Mutual Funds

Marrying risk with stability

Bhavana Acharya | Updated on November 22, 2014


Blue-chips offset the risk related to mid-caps and a concentrated portfolio

A fund that blends blue-chip stocks with the more risky mid- and small-cap picks, SBI Magnum Multiplier Plus has delivered annual returns of 20.6 per cent over the past 10 years. That compares favourably with the 13 per cent managed by its benchmark, the BSE 200 or even the broader CNX 500.

The fund usually puts more than half its portfolio in large-cap stocks, with mid-caps making up 30-35 per cent of the portfolio. In the one-, three- and five-year timeframes, Magnum Multiplier has held fast in the top quartile of funds in its category.

Returns in these periods have been ahead of the BSE 200 by a margin of 3 to 9 percentage points. Magnum Multiplier’s performance is better than funds such as ICICI Pru Top 200, and in line with those such as Franklin Prima Plus. But Magnum Multiplier’s mid-cap inclusion, and its strategy of concentrating bets on a few sectors and stocks heightens its risk. The fund is thus suitable as a portfolio diversifier for an investor with a reasonable risk appetite and long investment horizon.


The fund has a long history, having been launched in 1993. Annual returns since then have been at 14 per cent. In the past five years, the fund has beaten its benchmark about 70 per cent of the time on an annual rolling return basis.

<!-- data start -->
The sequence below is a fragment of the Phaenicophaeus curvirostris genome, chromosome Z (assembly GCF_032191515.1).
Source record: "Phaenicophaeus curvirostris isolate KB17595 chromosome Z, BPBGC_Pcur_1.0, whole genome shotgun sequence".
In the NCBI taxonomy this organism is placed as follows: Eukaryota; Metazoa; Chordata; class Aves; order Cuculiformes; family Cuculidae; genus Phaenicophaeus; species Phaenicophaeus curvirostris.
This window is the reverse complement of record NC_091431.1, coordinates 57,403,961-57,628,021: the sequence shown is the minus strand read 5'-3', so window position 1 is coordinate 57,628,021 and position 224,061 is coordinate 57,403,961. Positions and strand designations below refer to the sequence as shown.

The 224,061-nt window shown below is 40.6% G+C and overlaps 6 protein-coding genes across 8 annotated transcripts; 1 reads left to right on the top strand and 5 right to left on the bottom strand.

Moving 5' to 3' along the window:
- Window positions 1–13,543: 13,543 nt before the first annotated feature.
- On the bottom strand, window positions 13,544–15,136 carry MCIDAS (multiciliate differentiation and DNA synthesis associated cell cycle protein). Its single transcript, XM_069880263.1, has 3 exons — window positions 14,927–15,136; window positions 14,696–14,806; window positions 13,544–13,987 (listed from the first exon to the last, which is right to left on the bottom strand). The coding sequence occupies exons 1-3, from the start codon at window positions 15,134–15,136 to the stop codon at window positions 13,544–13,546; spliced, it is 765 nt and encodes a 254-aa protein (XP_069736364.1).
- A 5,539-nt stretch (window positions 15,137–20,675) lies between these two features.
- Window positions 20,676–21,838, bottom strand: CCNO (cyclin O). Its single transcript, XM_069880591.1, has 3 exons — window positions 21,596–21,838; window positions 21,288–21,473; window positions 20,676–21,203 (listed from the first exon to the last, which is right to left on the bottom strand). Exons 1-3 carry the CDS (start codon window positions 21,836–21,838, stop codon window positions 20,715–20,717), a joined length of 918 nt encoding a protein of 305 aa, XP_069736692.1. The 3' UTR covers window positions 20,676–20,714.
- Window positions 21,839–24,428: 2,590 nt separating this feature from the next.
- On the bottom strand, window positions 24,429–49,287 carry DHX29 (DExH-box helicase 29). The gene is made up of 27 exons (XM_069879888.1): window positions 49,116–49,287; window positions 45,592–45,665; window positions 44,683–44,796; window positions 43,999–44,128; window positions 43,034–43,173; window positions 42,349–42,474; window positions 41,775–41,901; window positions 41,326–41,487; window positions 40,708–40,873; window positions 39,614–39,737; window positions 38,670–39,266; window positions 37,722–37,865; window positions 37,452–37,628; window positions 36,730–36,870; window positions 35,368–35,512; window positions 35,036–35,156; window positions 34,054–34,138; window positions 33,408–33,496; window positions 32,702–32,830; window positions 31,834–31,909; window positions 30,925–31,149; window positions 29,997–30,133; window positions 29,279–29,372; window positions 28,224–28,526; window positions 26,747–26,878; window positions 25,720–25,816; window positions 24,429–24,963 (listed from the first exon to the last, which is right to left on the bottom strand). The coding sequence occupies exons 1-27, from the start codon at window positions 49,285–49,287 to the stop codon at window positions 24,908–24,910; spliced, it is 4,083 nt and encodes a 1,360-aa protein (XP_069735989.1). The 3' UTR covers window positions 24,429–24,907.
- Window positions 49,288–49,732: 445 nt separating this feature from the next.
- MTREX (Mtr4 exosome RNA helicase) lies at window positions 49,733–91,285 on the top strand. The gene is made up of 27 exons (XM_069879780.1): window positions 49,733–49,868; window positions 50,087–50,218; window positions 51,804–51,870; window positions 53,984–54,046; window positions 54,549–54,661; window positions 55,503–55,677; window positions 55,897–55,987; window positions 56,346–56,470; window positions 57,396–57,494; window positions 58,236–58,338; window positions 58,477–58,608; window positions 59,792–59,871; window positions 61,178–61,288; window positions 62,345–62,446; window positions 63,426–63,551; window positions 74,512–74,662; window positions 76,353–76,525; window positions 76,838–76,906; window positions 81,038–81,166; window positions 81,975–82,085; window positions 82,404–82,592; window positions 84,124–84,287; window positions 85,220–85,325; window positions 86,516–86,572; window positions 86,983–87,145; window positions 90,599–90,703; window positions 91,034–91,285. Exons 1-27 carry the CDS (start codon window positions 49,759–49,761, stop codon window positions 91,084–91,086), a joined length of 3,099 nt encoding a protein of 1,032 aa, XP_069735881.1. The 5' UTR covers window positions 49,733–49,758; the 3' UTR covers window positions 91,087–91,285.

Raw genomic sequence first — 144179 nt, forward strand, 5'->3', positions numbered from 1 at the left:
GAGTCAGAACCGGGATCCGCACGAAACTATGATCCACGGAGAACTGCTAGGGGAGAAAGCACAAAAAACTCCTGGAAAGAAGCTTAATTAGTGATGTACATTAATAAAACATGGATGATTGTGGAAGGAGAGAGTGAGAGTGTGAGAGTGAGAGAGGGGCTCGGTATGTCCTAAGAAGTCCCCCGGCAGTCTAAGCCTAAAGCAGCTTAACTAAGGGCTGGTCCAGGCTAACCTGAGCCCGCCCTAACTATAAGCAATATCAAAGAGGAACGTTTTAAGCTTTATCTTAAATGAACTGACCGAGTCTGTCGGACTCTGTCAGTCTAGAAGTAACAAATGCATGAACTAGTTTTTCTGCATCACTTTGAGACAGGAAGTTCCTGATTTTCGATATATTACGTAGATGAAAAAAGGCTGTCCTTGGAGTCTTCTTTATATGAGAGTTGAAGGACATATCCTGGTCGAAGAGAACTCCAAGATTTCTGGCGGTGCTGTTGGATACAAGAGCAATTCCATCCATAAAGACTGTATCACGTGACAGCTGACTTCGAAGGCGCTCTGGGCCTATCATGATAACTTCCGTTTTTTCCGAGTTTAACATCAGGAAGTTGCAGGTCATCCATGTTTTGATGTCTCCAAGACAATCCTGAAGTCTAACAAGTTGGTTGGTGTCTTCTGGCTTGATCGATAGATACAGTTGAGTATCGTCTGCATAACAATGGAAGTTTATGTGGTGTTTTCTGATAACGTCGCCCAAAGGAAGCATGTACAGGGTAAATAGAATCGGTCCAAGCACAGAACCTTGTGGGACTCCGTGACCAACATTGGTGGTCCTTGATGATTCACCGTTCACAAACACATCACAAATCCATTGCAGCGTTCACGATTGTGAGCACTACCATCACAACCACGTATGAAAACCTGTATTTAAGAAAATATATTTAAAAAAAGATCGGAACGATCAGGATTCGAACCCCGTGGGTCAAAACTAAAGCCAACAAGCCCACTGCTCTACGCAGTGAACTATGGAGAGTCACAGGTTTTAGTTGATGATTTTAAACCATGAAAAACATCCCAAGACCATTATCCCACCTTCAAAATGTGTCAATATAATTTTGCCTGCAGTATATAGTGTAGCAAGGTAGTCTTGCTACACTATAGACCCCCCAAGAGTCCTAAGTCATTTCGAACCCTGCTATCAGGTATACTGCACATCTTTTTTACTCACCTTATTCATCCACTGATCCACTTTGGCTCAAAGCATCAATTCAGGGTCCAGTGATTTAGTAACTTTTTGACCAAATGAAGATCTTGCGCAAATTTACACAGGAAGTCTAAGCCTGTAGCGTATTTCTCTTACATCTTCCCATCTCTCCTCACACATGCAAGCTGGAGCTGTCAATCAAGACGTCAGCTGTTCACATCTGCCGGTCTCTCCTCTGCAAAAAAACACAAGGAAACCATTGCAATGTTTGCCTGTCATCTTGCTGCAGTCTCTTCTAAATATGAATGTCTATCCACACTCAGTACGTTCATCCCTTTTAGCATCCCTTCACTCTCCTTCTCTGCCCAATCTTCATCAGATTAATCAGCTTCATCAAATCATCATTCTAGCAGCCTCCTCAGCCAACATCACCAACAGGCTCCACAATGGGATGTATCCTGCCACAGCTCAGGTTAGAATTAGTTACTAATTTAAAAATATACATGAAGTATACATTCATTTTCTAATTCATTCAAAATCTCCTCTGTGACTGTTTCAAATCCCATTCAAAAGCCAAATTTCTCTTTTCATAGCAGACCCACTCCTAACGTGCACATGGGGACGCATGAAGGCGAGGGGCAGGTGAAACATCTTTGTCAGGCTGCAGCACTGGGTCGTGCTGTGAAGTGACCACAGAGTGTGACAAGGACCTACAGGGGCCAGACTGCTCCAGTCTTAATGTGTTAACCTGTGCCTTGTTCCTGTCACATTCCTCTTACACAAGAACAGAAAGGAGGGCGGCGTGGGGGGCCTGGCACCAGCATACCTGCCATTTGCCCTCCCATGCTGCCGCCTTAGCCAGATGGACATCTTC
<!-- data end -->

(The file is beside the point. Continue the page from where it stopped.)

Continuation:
This lower figure is on account of the bearish 2011 market, when the fund’s losses were in line with the BSE 200.

In that period, it eschewed weak performers such as Future Retail, Orbit Corp and several other stocks in capital goods and infrastructure. But it retained faith in other stocks of the two sectors, as well as power, all of which were severely hit and thus hurt overall returns.

The fund’s weightage to the capital goods sector, in fact, has been pared only in the past couple of years.

SBI Magnum Multiplier has survived the previous market crash in 2008-09 reasonably well, containing losses better than the benchmark. During market upswings, the fund has surged well ahead.

Heavy reliance

Its top ten stock holdings are reasonably spread, usually forming around 40 per cent of the portfolio. Sector weightage, though, is heavily tilted towards a handful.

But the fund, for the most part, has switched between sectors in a well-timed fashion. It added auto ancillaries in 2012 and adroitly shifted in and out of oil and gas. Software and pharmaceuticals have been the top three sectors for the fund during the past few years. Picks such as Ipca Labs and AstraZeneca Pharma have worked well.

The fund generally sticks to a buy-and-hold strategy. In the mid-cap space, it doesn’t take too many risks, going for sound companies such as SKF India, PTC India, Bata India and Puravankara Projects.

Published on May 11, 2014

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